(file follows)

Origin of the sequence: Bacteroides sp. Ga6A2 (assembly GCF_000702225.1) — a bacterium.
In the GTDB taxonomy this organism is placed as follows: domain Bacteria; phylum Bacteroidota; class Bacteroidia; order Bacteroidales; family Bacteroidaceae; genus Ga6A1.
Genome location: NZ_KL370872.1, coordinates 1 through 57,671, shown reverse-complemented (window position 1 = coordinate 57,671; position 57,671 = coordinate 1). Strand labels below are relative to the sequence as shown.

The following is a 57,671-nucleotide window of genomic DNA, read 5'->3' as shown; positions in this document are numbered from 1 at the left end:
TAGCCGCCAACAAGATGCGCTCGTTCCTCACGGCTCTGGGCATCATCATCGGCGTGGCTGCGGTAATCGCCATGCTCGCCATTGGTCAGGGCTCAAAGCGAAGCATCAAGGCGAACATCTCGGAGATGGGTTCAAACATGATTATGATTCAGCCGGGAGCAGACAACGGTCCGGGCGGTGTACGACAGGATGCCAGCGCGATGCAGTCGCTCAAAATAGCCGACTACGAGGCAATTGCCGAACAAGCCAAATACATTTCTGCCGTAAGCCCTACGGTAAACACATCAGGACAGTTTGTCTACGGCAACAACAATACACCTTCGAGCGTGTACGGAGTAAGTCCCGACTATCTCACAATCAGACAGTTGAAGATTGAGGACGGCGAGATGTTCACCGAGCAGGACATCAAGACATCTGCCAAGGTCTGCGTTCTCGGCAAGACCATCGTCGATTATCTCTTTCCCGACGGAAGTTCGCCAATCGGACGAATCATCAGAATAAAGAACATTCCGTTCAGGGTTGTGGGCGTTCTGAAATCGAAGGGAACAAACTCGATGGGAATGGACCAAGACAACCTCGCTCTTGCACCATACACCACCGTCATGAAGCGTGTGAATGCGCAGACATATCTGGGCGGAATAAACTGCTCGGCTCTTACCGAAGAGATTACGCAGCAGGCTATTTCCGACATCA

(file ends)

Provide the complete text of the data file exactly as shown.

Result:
Origin of the sequence: Bacteroides sp. Ga6A2 (assembly GCF_000702225.1) — a bacterium.
In the GTDB taxonomy this organism is placed as follows: domain Bacteria; phylum Bacteroidota; class Bacteroidia; order Bacteroidales; family Bacteroidaceae; genus Ga6A1.
Genome location: NZ_KL370872.1, coordinates 1 through 57,671, shown reverse-complemented (window position 1 = coordinate 57,671; position 57,671 = coordinate 1). Strand labels below are relative to the sequence as shown.

The following is a 57,671-nucleotide window of genomic DNA, read 5'->3' as shown; positions in this document are numbered from 1 at the left end:
TAGCCGCCAACAAGATGCGCTCGTTCCTCACGGCTCTGGGCATCATCATCGGCGTGGCTGCGGTAATCGCCATGCTCGCCATTGGTCAGGGCTCAAAGCGAAGCATCAAGGCGAACATCTCGGAGATGGGTTCAAACATGATTATGATTCAGCCGGGAGCAGACAACGGTCCGGGCGGTGTACGACAGGATGCCAGCGCGATGCAGTCGCTCAAAATAGCCGACTACGAGGCAATTGCCGAACAAGCCAAATACATTTCTGCCGTAAGCCCTACGGTAAACACATCAGGACAGTTTGTCTACGGCAACAACAATACACCTTCGAGCGTGTACGGAGTAAGTCCCGACTATCTCACAATCAGACAGTTGAAGATTGAGGACGGCGAGATGTTCACCGAGCAGGACATCAAGACATCTGCCAAGGTCTGCGTTCTCGGCAAGACCATCGTCGATTATCTCTTTCCCGACGGAAGTTCGCCAATCGGACGAATCATCAGAATAAAGAACATTCCGTTCAGGGTTGTGGGCGTTCTGAAATCGAAGGGAACAAACTCGATGGGAATGGACCAAGACAACCTCGCTCTTGCACCATACACCACCGTCATGAAGCGTGTGAATGCGCAGACATATCTGGGCGGAATAAACTGCTCGGCTCTTACCGAAGAGATTACGCAGCAGGCTATTTCCGACATCA